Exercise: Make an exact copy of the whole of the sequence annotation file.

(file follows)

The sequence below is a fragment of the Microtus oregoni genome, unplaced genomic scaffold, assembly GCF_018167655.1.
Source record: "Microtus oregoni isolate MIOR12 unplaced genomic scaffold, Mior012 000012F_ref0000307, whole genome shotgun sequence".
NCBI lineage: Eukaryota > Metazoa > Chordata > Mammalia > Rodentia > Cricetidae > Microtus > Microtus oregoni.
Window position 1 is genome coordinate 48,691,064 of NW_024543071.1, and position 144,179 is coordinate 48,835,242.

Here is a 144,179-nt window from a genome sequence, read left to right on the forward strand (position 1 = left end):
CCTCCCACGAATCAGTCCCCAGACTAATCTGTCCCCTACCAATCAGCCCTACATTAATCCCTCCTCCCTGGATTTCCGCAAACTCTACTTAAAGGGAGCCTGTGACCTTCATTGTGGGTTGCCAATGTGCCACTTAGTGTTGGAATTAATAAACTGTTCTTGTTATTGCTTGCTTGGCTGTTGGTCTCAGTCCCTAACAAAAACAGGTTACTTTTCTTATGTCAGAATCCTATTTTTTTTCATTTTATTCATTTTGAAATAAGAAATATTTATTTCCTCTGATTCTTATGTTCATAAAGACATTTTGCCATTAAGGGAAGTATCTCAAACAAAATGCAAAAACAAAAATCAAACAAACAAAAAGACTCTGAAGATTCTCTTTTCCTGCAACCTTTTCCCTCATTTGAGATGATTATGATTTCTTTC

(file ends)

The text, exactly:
The sequence below is a fragment of the Microtus oregoni genome, unplaced genomic scaffold, assembly GCF_018167655.1.
Source record: "Microtus oregoni isolate MIOR12 unplaced genomic scaffold, Mior012 000012F_ref0000307, whole genome shotgun sequence".
NCBI lineage: Eukaryota > Metazoa > Chordata > Mammalia > Rodentia > Cricetidae > Microtus > Microtus oregoni.
Window position 1 is genome coordinate 48,691,064 of NW_024543071.1, and position 144,179 is coordinate 48,835,242.

Here is a 144,179-nt window from a genome sequence, read left to right on the forward strand (position 1 = left end):
CCTCCCACGAATCAGTCCCCAGACTAATCTGTCCCCTACCAATCAGCCCTACATTAATCCCTCCTCCCTGGATTTCCGCAAACTCTACTTAAAGGGAGCCTGTGACCTTCATTGTGGGTTGCCAATGTGCCACTTAGTGTTGGAATTAATAAACTGTTCTTGTTATTGCTTGCTTGGCTGTTGGTCTCAGTCCCTAACAAAAACAGGTTACTTTTCTTATGTCAGAATCCTATTTTTTTTCATTTTATTCATTTTGAAATAAGAAATATTTATTTCCTCTGATTCTTATGTTCATAAAGACATTTTGCCATTAAGGGAAGTATCTCAAACAAAATGCAAAAACAAAAATCAAACAAACAAAAAGACTCTGAAGATTCTCTTTTCCTGCAACCTTTTCCCTCATTTGAGATGATTATGATTTCTTTC